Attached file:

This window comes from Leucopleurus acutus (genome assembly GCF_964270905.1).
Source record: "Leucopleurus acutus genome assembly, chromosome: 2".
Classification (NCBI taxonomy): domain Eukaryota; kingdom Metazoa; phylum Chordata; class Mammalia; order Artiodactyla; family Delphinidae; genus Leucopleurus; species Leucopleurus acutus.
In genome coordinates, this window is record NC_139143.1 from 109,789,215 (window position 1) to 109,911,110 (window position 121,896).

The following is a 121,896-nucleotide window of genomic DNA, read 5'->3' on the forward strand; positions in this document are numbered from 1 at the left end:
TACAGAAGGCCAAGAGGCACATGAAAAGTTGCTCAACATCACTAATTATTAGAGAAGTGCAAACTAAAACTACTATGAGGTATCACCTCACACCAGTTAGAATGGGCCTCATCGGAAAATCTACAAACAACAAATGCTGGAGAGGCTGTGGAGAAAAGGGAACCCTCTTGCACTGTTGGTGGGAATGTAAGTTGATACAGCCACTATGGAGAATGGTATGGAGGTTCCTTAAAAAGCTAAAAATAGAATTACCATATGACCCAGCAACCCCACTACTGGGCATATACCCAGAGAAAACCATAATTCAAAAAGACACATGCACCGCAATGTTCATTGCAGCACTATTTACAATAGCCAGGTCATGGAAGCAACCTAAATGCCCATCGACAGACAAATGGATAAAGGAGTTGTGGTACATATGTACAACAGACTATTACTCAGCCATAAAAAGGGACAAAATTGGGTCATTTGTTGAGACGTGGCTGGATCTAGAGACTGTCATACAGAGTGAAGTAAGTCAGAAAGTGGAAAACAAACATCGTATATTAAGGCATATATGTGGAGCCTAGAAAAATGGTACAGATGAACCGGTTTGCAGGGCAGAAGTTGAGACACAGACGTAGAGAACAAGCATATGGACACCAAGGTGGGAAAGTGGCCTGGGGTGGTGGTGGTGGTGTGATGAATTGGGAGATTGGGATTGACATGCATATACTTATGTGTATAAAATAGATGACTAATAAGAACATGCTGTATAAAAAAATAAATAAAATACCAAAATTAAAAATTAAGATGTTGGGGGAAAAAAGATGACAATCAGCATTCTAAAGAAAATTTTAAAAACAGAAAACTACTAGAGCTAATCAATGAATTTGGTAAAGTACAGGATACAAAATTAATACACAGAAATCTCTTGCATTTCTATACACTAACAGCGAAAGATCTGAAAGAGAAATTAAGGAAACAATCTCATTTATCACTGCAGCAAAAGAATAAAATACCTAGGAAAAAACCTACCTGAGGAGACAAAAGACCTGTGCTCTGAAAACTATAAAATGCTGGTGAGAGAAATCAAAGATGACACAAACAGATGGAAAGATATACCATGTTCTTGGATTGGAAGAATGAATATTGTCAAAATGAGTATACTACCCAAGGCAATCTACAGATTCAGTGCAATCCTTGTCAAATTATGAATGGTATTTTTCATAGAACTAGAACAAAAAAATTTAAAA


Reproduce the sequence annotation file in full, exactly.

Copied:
This window comes from Leucopleurus acutus (genome assembly GCF_964270905.1).
Source record: "Leucopleurus acutus genome assembly, chromosome: 2".
Classification (NCBI taxonomy): domain Eukaryota; kingdom Metazoa; phylum Chordata; class Mammalia; order Artiodactyla; family Delphinidae; genus Leucopleurus; species Leucopleurus acutus.
In genome coordinates, this window is record NC_139143.1 from 109,789,215 (window position 1) to 109,911,110 (window position 121,896).

The following is a 121,896-nucleotide window of genomic DNA, read 5'->3' on the forward strand; positions in this document are numbered from 1 at the left end:
TACAGAAGGCCAAGAGGCACATGAAAAGTTGCTCAACATCACTAATTATTAGAGAAGTGCAAACTAAAACTACTATGAGGTATCACCTCACACCAGTTAGAATGGGCCTCATCGGAAAATCTACAAACAACAAATGCTGGAGAGGCTGTGGAGAAAAGGGAACCCTCTTGCACTGTTGGTGGGAATGTAAGTTGATACAGCCACTATGGAGAATGGTATGGAGGTTCCTTAAAAAGCTAAAAATAGAATTACCATATGACCCAGCAACCCCACTACTGGGCATATACCCAGAGAAAACCATAATTCAAAAAGACACATGCACCGCAATGTTCATTGCAGCACTATTTACAATAGCCAGGTCATGGAAGCAACCTAAATGCCCATCGACAGACAAATGGATAAAGGAGTTGTGGTACATATGTACAACAGACTATTACTCAGCCATAAAAAGGGACAAAATTGGGTCATTTGTTGAGACGTGGCTGGATCTAGAGACTGTCATACAGAGTGAAGTAAGTCAGAAAGTGGAAAACAAACATCGTATATTAAGGCATATATGTGGAGCCTAGAAAAATGGTACAGATGAACCGGTTTGCAGGGCAGAAGTTGAGACACAGACGTAGAGAACAAGCATATGGACACCAAGGTGGGAAAGTGGCCTGGGGTGGTGGTGGTGGTGTGATGAATTGGGAGATTGGGATTGACATGCATATACTTATGTGTATAAAATAGATGACTAATAAGAACATGCTGTATAAAAAAATAAATAAAATACCAAAATTAAAAATTAAGATGTTGGGGGAAAAAAGATGACAATCAGCATTCTAAAGAAAATTTTAAAAACAGAAAACTACTAGAGCTAATCAATGAATTTGGTAAAGTACAGGATACAAAATTAATACACAGAAATCTCTTGCATTTCTATACACTAACAGCGAAAGATCTGAAAGAGAAATTAAGGAAACAATCTCATTTATCACTGCAGCAAAAGAATAAAATACCTAGGAAAAAACCTACCTGAGGAGACAAAAGACCTGTGCTCTGAAAACTATAAAATGCTGGTGAGAGAAATCAAAGATGACACAAACAGATGGAAAGATATACCATGTTCTTGGATTGGAAGAATGAATATTGTCAAAATGAGTATACTACCCAAGGCAATCTACAGATTCAGTGCAATCCTTGTCAAATTATGAATGGTATTTTTCATAGAACTAGAACAAAAAAATTTAAAA